Later this month, Tesla Motors plans to launch its initial public offering and sell about 12% of the company for $200 million. If the IPO is successful, Tesla’s stock will trade on the Nasdaq Stock Market (TSLA) and its initial market capitalization will be roughly $1.5 billion. Since the IPO has spawned a series of analytical articles from better writers, I’ll avoid the temptation to analyze the deal terms and focus on product issues instead. Like their cars, Tesla’s IPO will undoubtedly attract vanity investors, the philosophically committed and the mathematically challenged. The more cautious element will probably stay on the sidelines.
Calling Tesla an automaker is like calling France’s très chic Louis Vuitton, Möet Hennesy Group (LVMHF.PK) a beverage company. Tesla started with a $100,000 roadster in 2008 and has sold 1,063 cars to date. They plan to add a $50,000 family sedan in 2012 and have booked approximately 2,200 reservations over the last year. As a reference point, the star-crossed Delorean Motor Company sold about 9,000 stainless steel gull-wing sports cars for $25,000 (roughly $60,000 current dollars) in 1981 and 1982.
There will always be a market for vanity goods, particularly in the green space where eco-bling is hard to find. Moving down market will be a major challenge, however, because real consumers live in a world of paychecks, stressed budgets and overwhelming economic uncertainty. So while the eco-bling crowd will pay any price for the right status symbol, real consumers tend to think the green in their wallets is more important than the green in their cocktail party conversation. When people seriously consider their transportation needs and put pencil to paper, EVs will always fall short of the mark.
In a conventional car with an internal combustion engine, or ICE, the fixed cost of the fuel tank is insignificant and the variable cost of gasoline is high. In an electric car the dynamic is reversed. The fixed cost of the battery pack is immense and the variable cost of electricity is low.
At current US gasoline prices of $3 a gallon, an ICE that gets 30 mpg has a fuel cost of $0.10 per mile. At EU prices of roughly $6 a gallon, the fuel cost is $0.20 per mile. These numbers will move up and down with fuel prices and are certain to increase over time as oil prices climb, but they won’t change because of an individual owner’s driving habits.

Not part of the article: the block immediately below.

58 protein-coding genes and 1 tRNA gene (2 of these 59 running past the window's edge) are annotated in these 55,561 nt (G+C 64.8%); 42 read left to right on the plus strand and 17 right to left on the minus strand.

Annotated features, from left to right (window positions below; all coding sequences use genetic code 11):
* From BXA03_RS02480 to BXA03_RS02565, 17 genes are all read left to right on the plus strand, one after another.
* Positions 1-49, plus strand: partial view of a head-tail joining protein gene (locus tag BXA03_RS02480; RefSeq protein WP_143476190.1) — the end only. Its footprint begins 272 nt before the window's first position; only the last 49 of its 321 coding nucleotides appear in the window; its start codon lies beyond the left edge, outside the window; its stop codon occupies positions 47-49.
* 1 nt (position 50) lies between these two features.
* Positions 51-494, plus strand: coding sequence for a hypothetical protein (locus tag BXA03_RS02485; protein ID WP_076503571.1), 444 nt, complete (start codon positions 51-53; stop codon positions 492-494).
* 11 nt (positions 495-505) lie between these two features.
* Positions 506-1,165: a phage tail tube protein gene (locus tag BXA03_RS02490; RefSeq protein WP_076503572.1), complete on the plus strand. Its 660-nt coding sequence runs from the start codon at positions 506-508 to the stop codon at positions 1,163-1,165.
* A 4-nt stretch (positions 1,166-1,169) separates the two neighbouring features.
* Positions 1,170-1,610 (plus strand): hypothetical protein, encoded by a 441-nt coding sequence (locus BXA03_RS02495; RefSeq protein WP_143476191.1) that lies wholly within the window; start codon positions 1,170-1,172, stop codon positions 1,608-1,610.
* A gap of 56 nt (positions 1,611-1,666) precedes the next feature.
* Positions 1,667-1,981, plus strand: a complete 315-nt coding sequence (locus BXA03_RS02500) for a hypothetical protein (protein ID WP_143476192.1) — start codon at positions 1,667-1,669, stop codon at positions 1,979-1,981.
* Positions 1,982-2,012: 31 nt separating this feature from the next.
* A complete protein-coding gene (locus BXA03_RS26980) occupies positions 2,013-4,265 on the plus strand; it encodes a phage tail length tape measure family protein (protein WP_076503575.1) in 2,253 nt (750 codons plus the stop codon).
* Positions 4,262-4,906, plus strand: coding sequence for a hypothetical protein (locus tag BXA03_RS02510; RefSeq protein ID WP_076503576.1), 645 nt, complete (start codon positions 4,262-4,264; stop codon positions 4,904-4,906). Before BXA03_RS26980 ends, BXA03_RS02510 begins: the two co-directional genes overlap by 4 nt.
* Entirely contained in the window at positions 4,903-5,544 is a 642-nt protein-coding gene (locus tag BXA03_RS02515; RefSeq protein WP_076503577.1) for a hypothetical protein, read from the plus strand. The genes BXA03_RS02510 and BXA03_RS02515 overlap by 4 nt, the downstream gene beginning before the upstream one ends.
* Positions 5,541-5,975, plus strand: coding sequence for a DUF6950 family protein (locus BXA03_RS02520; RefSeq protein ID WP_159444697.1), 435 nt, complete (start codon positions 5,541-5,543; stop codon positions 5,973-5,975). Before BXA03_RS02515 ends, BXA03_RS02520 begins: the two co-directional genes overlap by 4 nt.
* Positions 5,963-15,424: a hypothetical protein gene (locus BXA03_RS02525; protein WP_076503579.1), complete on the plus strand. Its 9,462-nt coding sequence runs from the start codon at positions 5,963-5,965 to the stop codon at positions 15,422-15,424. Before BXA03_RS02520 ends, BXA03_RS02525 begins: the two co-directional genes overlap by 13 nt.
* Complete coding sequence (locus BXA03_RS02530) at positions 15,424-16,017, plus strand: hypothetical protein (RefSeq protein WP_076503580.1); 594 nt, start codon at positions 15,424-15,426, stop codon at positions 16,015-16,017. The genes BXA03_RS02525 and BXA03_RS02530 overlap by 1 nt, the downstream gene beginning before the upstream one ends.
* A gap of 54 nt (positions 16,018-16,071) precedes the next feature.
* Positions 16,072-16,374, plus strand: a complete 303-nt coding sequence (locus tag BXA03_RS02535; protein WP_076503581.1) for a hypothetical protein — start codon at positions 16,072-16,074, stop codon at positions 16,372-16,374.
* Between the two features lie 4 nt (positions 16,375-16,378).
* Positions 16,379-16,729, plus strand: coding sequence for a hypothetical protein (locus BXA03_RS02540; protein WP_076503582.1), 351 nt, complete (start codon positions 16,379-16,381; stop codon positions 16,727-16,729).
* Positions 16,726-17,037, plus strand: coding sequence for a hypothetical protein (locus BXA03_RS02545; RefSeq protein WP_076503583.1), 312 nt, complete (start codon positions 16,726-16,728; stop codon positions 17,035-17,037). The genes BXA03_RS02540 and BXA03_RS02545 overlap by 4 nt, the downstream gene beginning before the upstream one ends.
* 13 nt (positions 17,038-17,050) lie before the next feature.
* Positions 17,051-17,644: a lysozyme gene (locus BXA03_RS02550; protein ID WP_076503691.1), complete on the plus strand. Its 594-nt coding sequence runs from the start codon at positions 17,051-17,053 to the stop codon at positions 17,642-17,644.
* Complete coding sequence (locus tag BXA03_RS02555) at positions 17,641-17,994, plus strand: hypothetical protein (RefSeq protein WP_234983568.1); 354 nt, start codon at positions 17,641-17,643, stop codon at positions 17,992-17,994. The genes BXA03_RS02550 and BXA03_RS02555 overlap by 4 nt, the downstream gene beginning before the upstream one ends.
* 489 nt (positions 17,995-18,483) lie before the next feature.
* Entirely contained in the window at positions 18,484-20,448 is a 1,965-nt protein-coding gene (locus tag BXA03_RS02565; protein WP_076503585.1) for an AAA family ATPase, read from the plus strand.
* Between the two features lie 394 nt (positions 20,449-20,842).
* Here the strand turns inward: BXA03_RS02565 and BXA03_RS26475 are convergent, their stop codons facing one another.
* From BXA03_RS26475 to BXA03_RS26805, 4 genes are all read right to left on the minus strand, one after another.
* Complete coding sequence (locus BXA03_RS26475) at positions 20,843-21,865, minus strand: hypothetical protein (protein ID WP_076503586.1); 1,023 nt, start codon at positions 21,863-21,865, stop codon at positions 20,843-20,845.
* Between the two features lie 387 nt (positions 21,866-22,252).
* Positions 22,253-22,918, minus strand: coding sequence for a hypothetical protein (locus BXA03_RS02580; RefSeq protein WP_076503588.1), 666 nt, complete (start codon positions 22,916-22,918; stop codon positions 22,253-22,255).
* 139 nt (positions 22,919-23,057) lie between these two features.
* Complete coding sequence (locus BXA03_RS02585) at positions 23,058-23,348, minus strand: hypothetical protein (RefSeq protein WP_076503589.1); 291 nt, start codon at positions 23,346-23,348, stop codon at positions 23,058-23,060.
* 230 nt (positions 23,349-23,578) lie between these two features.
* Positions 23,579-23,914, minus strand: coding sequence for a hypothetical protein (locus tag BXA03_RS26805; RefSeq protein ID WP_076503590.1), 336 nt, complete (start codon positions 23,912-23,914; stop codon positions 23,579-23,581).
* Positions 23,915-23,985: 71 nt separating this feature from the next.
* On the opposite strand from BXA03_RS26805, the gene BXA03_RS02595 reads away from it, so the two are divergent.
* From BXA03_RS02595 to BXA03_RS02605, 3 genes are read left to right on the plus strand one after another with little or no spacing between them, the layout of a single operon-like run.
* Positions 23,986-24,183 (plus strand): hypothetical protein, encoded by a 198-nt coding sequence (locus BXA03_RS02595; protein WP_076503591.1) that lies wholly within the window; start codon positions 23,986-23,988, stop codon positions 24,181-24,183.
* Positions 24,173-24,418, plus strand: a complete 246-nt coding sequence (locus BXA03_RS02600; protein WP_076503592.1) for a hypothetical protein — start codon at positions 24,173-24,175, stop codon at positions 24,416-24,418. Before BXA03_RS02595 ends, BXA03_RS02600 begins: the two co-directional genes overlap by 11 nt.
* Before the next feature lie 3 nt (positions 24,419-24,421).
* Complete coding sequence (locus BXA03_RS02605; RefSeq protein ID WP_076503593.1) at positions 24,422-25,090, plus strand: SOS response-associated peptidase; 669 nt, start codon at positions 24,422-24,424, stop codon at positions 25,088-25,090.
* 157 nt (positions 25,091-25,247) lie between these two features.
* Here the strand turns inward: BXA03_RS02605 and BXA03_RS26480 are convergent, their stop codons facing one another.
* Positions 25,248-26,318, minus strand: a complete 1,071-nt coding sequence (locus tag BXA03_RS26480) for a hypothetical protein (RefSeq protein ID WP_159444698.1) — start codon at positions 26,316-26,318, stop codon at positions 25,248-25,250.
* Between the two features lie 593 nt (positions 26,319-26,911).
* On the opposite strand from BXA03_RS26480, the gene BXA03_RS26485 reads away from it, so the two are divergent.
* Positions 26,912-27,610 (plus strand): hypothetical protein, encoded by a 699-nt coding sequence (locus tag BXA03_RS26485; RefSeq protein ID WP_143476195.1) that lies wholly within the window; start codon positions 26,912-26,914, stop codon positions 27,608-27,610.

In an EV, the cost calculation is more complicated because there’s a capital cost for the battery pack that must be recovered over a period of years and a variable cost for the electricity.
The appropriate cost recovery period is always a thorny issue with EV evangelists claiming that the goal should be breakeven over the life of the car and consumer surveys indicating that three years is the preferred breakeven period. Since no single number will please everyone, I’ll default to IRS regulations that require businesses to depreciate cars and light trucks over a maximum of five years, and to new car loans, which commonly run for five years. Five years is probably not a perfect number, but it’s more reasonable than either of the extremes.
The Wall Street Journal recently reported that Nissan’s cost of making a 100-mile battery pack for the Leaf is about $18,000. By the time you add Nissan’s normal 25% markup, the retail price should be about $24,000, or $1,000 per kWh. In spite of the facts, many readers believe $500 per kWh battery packs will be a reality within a couple years. Since I’m weary of arguing the reasonableness of those assumptions, I’ll use both a $1,000 and a $500 per kWh pack price for this article.
I’ll also use a number of other charitable assumptions including stable electric costs of $0.12 per kWh, no loss of battery capacity over time and no cycle-life limitations. While I cringe when reading discussions of second-life value because (a) nobody’s demonstrated a 10-year first-life in the real world, and (b) I don’t believe a buyer in 2020 will pay more than scrap value for a battery based on 2010 technology that’s already logged a decade of service under unknown operating conditions, I’ll assume a 15% second-life value to keep the peace.
The following graph presents alternative gas price scenarios of $3, $6 and $9 per gallon, and then overlays depreciation and charging cost curves for an EV with a 25 kWh battery pack priced at $1,000 and $500 per kWh. The solid bold lines show current gas and battery prices. The dashed lines show possible futures that are uncertain as to both timing and magnitude.
The most striking feature of this graph is the shape of the curves. Where prevailing mythology holds that EVs will be wonderful for urbanites with short commutes who don’t need much range flexibility, the curves show that the best value will be derived by high-mileage drivers who presumably need far more range flexibility. The reason is simple. Spreading battery pack depreciation over 5,000 or even 10,000 miles a year results in a higher cost per mile than spreading that depreciation over 20,000 or 25,000 miles a year.
The bottom line is that EVs are only economical when you buy no more battery than you need and you use the battery pack heavily. That leads to a life and death struggle between range anxiety and affordability. When you factor in the other uncertainties, I believe plans to electrify passenger cars are doomed until gas prices increase substantially or battery costs fall substantially. While I think both are virtual certainties over the next decade, I don’t believe either is likely in time to make Tesla a business success.